And be generous with the amount of shrimp you scoop into each bun. You've already saved time and money by using shrimp, so you deserve a little something extra.

Front view of two New England shrimp rolls

Serious Eats / Vicky Wasik

October 2017

Recipe Facts



Active: 30 mins
Total: 30 mins
Serves: 4 servings

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  • 1 1/4 pounds (565g) shrimp, shelled and deveined

  • Kosher salt

  • 1/4 teaspoon baking soda (optional; see notes)

  • 1/4 cup (60ml) mayonnaise

  • 1 rib celery (2 ounces; 55g), finely diced

  • 1 tablespoon minced fresh chives

  • Fresh lemon juice, to taste

  • Freshly ground black pepper

  • 2 tablespoons (30g) unsalted butter, divided

  • 4 top-split hot dog buns (preferably Pepperidge Farm)


  1. If marinating the shrimp first (see notes), toss shrimp with 1 tablespoon (12g) salt and the baking soda in a medium bowl until evenly coated. Refrigerate for 15 to 30 minutes. If not marinating, proceed to step 2.

    Shelled and tailed shrimp in a bowl with sprinkling of baking soda on top.

    Serious Eats / J. Kenji Lopez-Alt

  2. Prepare an ice bath. Add shrimp to a medium saucepan of cold water (no need to rinse if you marinated the shrimp with baking soda). Set over medium-high heat and cook, stirring occasionally, until temperature reaches 170°F (77°C) on an instant-read thermometer and shrimp are just cooked through; adjust heat to make sure temperature does not go over 170°F.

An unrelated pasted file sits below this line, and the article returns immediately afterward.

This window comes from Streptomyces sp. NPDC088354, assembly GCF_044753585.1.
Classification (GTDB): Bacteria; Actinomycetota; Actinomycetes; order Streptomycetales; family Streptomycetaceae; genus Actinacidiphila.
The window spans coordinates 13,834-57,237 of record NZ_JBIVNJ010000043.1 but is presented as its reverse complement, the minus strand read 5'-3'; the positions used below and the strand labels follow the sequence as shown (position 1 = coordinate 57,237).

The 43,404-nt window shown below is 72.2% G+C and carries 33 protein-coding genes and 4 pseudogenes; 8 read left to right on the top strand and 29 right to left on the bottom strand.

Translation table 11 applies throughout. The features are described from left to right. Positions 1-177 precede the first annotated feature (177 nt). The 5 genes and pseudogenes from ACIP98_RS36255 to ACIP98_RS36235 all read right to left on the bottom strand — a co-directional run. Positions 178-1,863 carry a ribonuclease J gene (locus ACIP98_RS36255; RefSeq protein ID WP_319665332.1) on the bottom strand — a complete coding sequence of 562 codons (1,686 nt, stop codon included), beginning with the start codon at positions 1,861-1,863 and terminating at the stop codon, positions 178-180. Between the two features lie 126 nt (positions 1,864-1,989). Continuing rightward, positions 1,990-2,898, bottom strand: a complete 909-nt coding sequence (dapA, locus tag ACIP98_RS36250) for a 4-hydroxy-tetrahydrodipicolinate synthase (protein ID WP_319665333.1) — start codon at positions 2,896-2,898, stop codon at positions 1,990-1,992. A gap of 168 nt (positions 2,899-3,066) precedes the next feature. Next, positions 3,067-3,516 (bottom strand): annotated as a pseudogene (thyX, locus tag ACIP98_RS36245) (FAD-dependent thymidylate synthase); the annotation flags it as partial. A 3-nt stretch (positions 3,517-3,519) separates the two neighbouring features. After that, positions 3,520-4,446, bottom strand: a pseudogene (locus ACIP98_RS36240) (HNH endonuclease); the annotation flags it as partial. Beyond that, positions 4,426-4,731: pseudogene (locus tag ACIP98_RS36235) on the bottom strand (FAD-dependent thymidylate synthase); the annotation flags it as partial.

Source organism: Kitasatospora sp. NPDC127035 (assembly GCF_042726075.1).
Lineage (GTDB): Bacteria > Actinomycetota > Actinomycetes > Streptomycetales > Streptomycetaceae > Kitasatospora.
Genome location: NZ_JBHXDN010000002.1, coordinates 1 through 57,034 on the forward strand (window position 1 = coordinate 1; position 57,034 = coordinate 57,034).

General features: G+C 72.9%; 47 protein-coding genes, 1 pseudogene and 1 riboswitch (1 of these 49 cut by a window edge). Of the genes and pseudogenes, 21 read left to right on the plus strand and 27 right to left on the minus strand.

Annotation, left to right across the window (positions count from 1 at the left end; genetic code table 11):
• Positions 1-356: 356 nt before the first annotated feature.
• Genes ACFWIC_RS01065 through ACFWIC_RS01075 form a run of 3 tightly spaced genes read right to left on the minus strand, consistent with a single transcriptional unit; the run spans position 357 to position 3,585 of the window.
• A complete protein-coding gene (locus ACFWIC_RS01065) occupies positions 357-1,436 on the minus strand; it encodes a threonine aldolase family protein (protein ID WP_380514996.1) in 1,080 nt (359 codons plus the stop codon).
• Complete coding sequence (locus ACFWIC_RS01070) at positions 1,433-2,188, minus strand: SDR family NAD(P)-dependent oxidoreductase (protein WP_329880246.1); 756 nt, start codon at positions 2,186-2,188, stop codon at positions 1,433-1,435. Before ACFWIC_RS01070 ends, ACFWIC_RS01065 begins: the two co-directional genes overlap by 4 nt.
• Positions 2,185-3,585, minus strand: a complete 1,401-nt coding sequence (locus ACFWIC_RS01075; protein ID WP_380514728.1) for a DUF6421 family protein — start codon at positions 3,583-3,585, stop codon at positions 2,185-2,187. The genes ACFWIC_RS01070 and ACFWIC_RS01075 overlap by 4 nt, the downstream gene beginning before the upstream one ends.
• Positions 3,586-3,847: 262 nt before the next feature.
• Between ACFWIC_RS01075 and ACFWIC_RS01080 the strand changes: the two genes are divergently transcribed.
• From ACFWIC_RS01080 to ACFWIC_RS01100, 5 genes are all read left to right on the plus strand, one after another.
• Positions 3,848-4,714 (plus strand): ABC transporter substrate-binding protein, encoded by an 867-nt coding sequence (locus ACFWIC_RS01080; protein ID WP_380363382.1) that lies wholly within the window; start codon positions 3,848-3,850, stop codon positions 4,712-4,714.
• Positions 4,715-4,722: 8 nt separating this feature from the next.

3. Drain shrimp and add to ice bath to chill. Remove from ice bath, then cut shrimp into chunks. Transfer to a medium bowl and add mayonnaise, celery, and chives, stirring well to coat. Season with lemon juice, salt, and pepper to taste. Shrimp filling can be refrigerated until ready to serve.

    Shrimp pieces mixed with mayonnaise, chives, celery, and lemon juice in a metal mixing bowl.

    Serious Eats / Vicky Wasik

  4. Melt 1 tablespoon (15g) butter in a large, heavy-bottomed skillet over medium-low heat. Swirl to coat pan. Add buns with one cut side down. Cook, pressing on buns gently and moving them around the pan, until golden brown on first side. Remove from pan, add remaining 1 tablespoon butter, then repeat on second side of buns. Divide shrimp filling evenly among buns and serve immediately.

    Toasting rolls in butter.

    Serious Eats / J. Kenji Lopez-Alt

    Spooning shrimp mixed with a mayo-based dressing into buttered, toasted buns for shrimp rolls.

    Serious Eats / Vicky Wasik

Special Equipment

Instant-read digital thermometer, medium saucepan or saucier


Marinating the shrimp with baking soda gives them a plumper, snappier texture. This isn't an essential step for this recipe, since tenderness is more important here, but it is an optional one if that snappy quality is appealing to you.

Nutrition Facts (per serving)
498 Calories
21g Fat
36g Carbs
39g Protein
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Nutrition Facts
Servings: 4
Amount per serving
Calories 498
% Daily Value*
Total Fat 21g 27%
Saturated Fat 7g 33%
Cholesterol 320mg 107%
Sodium 2004mg 87%
Total Carbohydrate 36g 13%
Dietary Fiber 2g 6%
Total Sugars 5g
Protein 39g
Vitamin C 3mg 13%
Calcium 254mg 20%
Iron 3mg 16%
Potassium 380mg 8%
*The % Daily Value (DV) tells you how much a nutrient in a food serving contributes to a daily diet. 2,000 calories a day is used for general nutrition advice.
(Nutrition information is calculated using an ingredient database and should be considered an estimate.)